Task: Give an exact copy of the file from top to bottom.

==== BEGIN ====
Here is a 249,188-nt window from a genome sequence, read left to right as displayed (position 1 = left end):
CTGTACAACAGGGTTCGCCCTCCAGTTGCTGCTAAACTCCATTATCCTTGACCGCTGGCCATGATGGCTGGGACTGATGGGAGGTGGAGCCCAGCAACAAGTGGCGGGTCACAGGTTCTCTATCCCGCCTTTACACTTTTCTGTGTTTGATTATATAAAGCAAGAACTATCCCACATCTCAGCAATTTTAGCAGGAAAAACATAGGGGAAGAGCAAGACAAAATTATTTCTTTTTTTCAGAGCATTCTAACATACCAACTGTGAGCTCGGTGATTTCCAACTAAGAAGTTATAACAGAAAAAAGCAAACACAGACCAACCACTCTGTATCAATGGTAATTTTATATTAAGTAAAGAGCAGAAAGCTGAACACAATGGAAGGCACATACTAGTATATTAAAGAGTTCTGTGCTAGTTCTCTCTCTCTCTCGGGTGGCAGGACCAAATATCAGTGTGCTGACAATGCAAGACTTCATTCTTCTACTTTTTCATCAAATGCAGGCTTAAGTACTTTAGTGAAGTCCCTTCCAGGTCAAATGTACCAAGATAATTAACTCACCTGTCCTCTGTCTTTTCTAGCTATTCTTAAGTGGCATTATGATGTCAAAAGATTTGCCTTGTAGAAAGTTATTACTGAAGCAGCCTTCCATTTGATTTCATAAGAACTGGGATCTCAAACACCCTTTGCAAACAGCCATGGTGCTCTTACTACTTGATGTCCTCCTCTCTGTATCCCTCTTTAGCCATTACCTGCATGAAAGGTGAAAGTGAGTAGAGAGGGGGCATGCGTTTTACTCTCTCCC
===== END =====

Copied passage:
Here is a 249,188-nt window from a genome sequence, read left to right as displayed (position 1 = left end):
CTGTACAACAGGGTTCGCCCTCCAGTTGCTGCTAAACTCCATTATCCTTGACCGCTGGCCATGATGGCTGGGACTGATGGGAGGTGGAGCCCAGCAACAAGTGGCGGGTCACAGGTTCTCTATCCCGCCTTTACACTTTTCTGTGTTTGATTATATAAAGCAAGAACTATCCCACATCTCAGCAATTTTAGCAGGAAAAACATAGGGGAAGAGCAAGACAAAATTATTTCTTTTTTTCAGAGCATTCTAACATACCAACTGTGAGCTCGGTGATTTCCAACTAAGAAGTTATAACAGAAAAAAGCAAACACAGACCAACCACTCTGTATCAATGGTAATTTTATATTAAGTAAAGAGCAGAAAGCTGAACACAATGGAAGGCACATACTAGTATATTAAAGAGTTCTGTGCTAGTTCTCTCTCTCTCTCGGGTGGCAGGACCAAATATCAGTGTGCTGACAATGCAAGACTTCATTCTTCTACTTTTTCATCAAATGCAGGCTTAAGTACTTTAGTGAAGTCCCTTCCAGGTCAAATGTACCAAGATAATTAACTCACCTGTCCTCTGTCTTTTCTAGCTATTCTTAAGTGGCATTATGATGTCAAAAGATTTGCCTTGTAGAAAGTTATTACTGAAGCAGCCTTCCATTTGATTTCATAAGAACTGGGATCTCAAACACCCTTTGCAAACAGCCATGGTGCTCTTACTACTTGATGTCCTCCTCTCTGTATCCCTCTTTAGCCATTACCTGCATGAAAGGTGAAAGTGAGTAGAGAGGGGGCATGCGTTTTACTCTCTCCC